Can Genetic Testing Determine Baby's Personality? It Can at Least Predict a Sweet Tooth
Thanks to advancements in medicine and technology, parents-to-be have a lot of choices when it comes to screening during, and even before, pregnancy. One type of testing that’s creating a lot of buzz lately? Genetic testing. And probably not the kind you’re used to.
Typically, prenatal genetic testing is used to flag genetic disorders and/or chromosomal abnormalities in your baby as early as your ninth week of pregnancy. (If you’re worried about being a carrier for a genetic disorder before you even get pregnant, you and your partner can opt for preconception genetic testing via blood test.) While they may be recommended by your doctor based on family history, they’re completely optional. An initial screening test , like a non-invasive prenatal test (NIPT), will screen mom’s blood for bits of placental DNA, flagging something like an extra chromosome that could be indicative of Down syndrome. But because it could also be a harmless mutation, a diagnostic test like an amniocentesis or CVS would then be used to get a definitive answer. These are more invasive, and require a needle in your belly.
Clearly, the above genetic tests serve a distinct purpose, and sometimes won’t be performed unless a doctor deems them medically necessary. (You usually can’t, for example, have a NIPT just for the sake of determining baby’s gender a few weeks early.) But now, new types of tests are bypassing your doctor altogether. Called direct-to-consumer genetic testing , they can be purchased online and allow expectant parents insight into their baby’s genetic predispositions—from height to food aversions—no healthcare provider necessary. All you have to do is mail in a sample of your saliva, and your partner’s.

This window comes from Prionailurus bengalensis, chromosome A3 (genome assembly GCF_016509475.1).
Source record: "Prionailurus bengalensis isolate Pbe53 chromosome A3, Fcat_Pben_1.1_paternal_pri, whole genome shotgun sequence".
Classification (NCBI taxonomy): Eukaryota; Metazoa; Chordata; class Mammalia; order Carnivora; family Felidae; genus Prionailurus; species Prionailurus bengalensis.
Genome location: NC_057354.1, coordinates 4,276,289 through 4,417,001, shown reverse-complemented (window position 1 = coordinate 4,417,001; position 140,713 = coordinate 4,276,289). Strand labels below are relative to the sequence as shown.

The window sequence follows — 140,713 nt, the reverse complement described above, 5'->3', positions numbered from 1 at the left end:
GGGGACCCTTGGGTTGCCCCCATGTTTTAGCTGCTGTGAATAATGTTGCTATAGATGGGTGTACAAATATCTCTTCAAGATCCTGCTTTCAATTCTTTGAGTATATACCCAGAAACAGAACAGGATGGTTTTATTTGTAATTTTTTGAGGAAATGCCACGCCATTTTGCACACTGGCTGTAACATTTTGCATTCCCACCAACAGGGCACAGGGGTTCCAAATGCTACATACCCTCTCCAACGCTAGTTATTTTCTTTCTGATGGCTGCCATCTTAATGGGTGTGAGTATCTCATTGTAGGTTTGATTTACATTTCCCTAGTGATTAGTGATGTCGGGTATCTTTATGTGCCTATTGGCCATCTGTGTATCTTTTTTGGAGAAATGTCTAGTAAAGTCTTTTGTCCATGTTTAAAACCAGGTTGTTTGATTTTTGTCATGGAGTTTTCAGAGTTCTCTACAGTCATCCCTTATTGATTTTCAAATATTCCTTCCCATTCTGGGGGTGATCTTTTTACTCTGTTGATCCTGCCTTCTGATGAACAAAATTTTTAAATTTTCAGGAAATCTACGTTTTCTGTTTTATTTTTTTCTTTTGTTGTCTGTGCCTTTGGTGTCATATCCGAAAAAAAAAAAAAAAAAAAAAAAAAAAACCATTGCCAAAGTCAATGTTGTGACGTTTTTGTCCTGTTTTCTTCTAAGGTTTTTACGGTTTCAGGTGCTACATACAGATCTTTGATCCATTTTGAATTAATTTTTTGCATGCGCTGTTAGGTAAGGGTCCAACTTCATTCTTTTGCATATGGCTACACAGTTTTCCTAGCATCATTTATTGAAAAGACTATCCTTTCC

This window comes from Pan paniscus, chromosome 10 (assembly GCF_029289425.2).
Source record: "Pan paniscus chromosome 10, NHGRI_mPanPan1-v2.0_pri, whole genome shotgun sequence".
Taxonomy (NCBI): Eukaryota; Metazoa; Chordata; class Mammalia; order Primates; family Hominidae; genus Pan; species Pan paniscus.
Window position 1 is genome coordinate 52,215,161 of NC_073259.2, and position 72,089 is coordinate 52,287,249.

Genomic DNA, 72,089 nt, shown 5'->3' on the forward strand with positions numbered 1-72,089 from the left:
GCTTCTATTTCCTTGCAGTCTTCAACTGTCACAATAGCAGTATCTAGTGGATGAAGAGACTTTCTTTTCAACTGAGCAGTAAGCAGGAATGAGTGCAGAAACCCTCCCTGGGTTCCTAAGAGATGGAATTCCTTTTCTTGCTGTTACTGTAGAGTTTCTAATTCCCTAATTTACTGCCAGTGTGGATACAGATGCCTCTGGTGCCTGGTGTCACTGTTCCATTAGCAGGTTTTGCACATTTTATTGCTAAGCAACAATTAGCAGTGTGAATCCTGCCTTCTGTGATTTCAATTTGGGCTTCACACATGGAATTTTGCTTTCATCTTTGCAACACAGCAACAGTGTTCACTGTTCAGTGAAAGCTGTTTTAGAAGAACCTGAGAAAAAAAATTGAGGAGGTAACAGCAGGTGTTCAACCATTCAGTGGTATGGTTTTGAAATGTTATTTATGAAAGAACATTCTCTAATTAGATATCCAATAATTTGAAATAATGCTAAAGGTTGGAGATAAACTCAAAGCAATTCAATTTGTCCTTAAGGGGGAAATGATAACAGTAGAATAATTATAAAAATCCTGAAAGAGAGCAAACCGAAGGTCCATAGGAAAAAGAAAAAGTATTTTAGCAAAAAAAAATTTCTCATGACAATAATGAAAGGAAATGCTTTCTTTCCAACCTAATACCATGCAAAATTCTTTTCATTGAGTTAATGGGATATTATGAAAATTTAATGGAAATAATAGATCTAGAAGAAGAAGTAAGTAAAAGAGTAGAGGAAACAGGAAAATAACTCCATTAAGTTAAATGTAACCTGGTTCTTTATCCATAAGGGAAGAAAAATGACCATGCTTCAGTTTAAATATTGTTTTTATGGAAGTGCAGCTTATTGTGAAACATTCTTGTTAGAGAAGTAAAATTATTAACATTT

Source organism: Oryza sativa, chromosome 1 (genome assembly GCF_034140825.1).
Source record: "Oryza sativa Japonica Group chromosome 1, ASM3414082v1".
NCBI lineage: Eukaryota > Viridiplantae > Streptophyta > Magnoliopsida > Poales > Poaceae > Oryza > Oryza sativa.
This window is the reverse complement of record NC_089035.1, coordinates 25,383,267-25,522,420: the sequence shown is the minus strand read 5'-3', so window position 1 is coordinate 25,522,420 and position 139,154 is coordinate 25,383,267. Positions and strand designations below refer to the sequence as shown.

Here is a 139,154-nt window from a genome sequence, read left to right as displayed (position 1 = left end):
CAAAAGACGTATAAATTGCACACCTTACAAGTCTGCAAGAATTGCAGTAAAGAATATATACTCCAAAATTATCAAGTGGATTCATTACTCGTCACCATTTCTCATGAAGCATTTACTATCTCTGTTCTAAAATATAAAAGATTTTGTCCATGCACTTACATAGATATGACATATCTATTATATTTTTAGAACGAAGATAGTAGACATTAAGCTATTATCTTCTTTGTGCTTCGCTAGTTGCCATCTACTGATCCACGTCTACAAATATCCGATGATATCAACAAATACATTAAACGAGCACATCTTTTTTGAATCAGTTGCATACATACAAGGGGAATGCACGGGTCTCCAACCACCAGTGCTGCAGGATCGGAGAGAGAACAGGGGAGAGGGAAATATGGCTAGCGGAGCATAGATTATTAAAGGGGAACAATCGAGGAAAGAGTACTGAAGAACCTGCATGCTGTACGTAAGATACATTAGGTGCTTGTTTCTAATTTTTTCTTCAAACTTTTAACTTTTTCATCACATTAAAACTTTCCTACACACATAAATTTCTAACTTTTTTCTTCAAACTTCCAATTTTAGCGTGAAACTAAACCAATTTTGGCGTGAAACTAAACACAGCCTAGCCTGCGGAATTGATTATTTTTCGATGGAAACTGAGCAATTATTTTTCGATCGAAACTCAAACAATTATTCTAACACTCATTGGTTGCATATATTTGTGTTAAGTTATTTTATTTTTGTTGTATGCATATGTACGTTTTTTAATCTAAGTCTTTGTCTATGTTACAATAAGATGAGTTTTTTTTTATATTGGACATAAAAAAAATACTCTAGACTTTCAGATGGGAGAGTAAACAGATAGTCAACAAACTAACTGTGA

One popular example is BabyGlimpse, an unconventional approach to genetic testing introduced by Denver-based startup HumanCode. Coined “sunshine science” by the developers, BabyGlimpse is totally for fun and focuses on surface genetic traits like eye color, height, and even grip strength (yep, you read that right). So for parents curious about anything from what baby will look like to their tolerance for dairy, this could be the answer. Plus, you don’t even need to be expecting to give it a go with your significant other; BabyGlimpse uses DNA sequencing from each partner’s saliva to predict what a child’s traits might be, if your DNA were to combine.
Not all of these “sunshine science” genetic tests work the same way. Orig3n’s Child Development test, for example, requires an inner-cheek swab from an actual baby. This genetic test says it can determine whether or not your baby will have allergies, will be good at sports, and even whether or not they’ll be able to easily learn new languages.
If this sounds like too much, albeit interesting, information, medical professionals understand. The CDC takes a cautionary approach to direct-to-consumer genetic testing. Tests like BabyGlimpse receive the CDC’s lowest classification for genomic tests—tier 3, meaning “there is no evidence for clinical validity or utility of such applications in healthy individuals.” In other words, they’re a bit superfluous.
Here’s the thing, though: These tests aren’t trying to say they’re essential. On its website, BabyGlimpse says its testing kit reveals “the brighter side personal genomics” and “fun and intuitive access to your DNA insights.” Providing no promise of accuracy or statistically correct predictions, BabyGlimpse seems more like a bonding exercise for parents-to-be than cold hard facts.
The takeaway? Personal, at-home genetic testing kits for your baby aren’t hurting anyone—but they’re definitely not going to be prescribed by your doctor.